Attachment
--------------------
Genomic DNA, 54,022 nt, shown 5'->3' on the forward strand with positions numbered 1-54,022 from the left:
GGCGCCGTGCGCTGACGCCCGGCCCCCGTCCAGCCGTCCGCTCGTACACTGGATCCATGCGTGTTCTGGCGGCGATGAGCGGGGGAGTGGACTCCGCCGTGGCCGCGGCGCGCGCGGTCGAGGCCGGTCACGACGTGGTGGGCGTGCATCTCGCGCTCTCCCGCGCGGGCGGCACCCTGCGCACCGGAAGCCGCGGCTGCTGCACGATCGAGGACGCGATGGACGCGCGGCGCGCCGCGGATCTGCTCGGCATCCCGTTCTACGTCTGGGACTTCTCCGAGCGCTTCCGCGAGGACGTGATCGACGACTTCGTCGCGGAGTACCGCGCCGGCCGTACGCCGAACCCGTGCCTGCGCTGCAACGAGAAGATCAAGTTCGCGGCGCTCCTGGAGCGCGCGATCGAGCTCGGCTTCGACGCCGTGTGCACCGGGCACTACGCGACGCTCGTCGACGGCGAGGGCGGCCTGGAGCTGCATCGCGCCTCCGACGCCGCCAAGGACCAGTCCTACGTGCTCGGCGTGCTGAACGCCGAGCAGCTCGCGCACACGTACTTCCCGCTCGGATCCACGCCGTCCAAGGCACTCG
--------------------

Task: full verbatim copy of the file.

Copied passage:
Genomic DNA, 54,022 nt, shown 5'->3' on the forward strand with positions numbered 1-54,022 from the left:
GGCGCCGTGCGCTGACGCCCGGCCCCCGTCCAGCCGTCCGCTCGTACACTGGATCCATGCGTGTTCTGGCGGCGATGAGCGGGGGAGTGGACTCCGCCGTGGCCGCGGCGCGCGCGGTCGAGGCCGGTCACGACGTGGTGGGCGTGCATCTCGCGCTCTCCCGCGCGGGCGGCACCCTGCGCACCGGAAGCCGCGGCTGCTGCACGATCGAGGACGCGATGGACGCGCGGCGCGCCGCGGATCTGCTCGGCATCCCGTTCTACGTCTGGGACTTCTCCGAGCGCTTCCGCGAGGACGTGATCGACGACTTCGTCGCGGAGTACCGCGCCGGCCGTACGCCGAACCCGTGCCTGCGCTGCAACGAGAAGATCAAGTTCGCGGCGCTCCTGGAGCGCGCGATCGAGCTCGGCTTCGACGCCGTGTGCACCGGGCACTACGCGACGCTCGTCGACGGCGAGGGCGGCCTGGAGCTGCATCGCGCCTCCGACGCCGCCAAGGACCAGTCCTACGTGCTCGGCGTGCTGAACGCCGAGCAGCTCGCGCACACGTACTTCCCGCTCGGATCCACGCCGTCCAAGGCACTCG